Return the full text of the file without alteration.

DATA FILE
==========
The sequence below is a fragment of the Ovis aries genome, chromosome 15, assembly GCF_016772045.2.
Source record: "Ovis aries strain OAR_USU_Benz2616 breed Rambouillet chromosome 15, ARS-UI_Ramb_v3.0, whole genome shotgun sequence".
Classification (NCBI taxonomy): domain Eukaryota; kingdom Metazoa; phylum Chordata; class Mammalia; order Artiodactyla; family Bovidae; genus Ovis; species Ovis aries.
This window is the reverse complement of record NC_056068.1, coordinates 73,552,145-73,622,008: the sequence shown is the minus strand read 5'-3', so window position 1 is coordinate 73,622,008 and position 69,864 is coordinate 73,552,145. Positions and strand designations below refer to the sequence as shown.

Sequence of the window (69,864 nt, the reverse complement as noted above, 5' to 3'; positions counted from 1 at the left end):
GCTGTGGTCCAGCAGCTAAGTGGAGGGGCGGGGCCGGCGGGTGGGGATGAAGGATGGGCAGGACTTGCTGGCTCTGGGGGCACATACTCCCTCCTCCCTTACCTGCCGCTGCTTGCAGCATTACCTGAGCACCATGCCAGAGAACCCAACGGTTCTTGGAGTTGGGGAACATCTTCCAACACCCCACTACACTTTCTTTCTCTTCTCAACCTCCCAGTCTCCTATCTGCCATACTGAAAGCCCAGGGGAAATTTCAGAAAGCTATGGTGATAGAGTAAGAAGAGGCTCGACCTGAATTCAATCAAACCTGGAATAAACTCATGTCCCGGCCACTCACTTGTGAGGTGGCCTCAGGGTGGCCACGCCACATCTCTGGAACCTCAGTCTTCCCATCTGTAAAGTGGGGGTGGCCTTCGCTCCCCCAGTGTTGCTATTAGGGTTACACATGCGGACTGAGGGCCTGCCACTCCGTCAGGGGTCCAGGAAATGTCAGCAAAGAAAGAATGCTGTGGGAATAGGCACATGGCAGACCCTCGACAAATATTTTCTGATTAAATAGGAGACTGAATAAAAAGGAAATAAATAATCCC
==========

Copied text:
The sequence below is a fragment of the Ovis aries genome, chromosome 15, assembly GCF_016772045.2.
Source record: "Ovis aries strain OAR_USU_Benz2616 breed Rambouillet chromosome 15, ARS-UI_Ramb_v3.0, whole genome shotgun sequence".
Classification (NCBI taxonomy): domain Eukaryota; kingdom Metazoa; phylum Chordata; class Mammalia; order Artiodactyla; family Bovidae; genus Ovis; species Ovis aries.
This window is the reverse complement of record NC_056068.1, coordinates 73,552,145-73,622,008: the sequence shown is the minus strand read 5'-3', so window position 1 is coordinate 73,622,008 and position 69,864 is coordinate 73,552,145. Positions and strand designations below refer to the sequence as shown.

Sequence of the window (69,864 nt, the reverse complement as noted above, 5' to 3'; positions counted from 1 at the left end):
GCTGTGGTCCAGCAGCTAAGTGGAGGGGCGGGGCCGGCGGGTGGGGATGAAGGATGGGCAGGACTTGCTGGCTCTGGGGGCACATACTCCCTCCTCCCTTACCTGCCGCTGCTTGCAGCATTACCTGAGCACCATGCCAGAGAACCCAACGGTTCTTGGAGTTGGGGAACATCTTCCAACACCCCACTACACTTTCTTTCTCTTCTCAACCTCCCAGTCTCCTATCTGCCATACTGAAAGCCCAGGGGAAATTTCAGAAAGCTATGGTGATAGAGTAAGAAGAGGCTCGACCTGAATTCAATCAAACCTGGAATAAACTCATGTCCCGGCCACTCACTTGTGAGGTGGCCTCAGGGTGGCCACGCCACATCTCTGGAACCTCAGTCTTCCCATCTGTAAAGTGGGGGTGGCCTTCGCTCCCCCAGTGTTGCTATTAGGGTTACACATGCGGACTGAGGGCCTGCCACTCCGTCAGGGGTCCAGGAAATGTCAGCAAAGAAAGAATGCTGTGGGAATAGGCACATGGCAGACCCTCGACAAATATTTTCTGATTAAATAGGAGACTGAATAAAAAGGAAATAAATAATCCC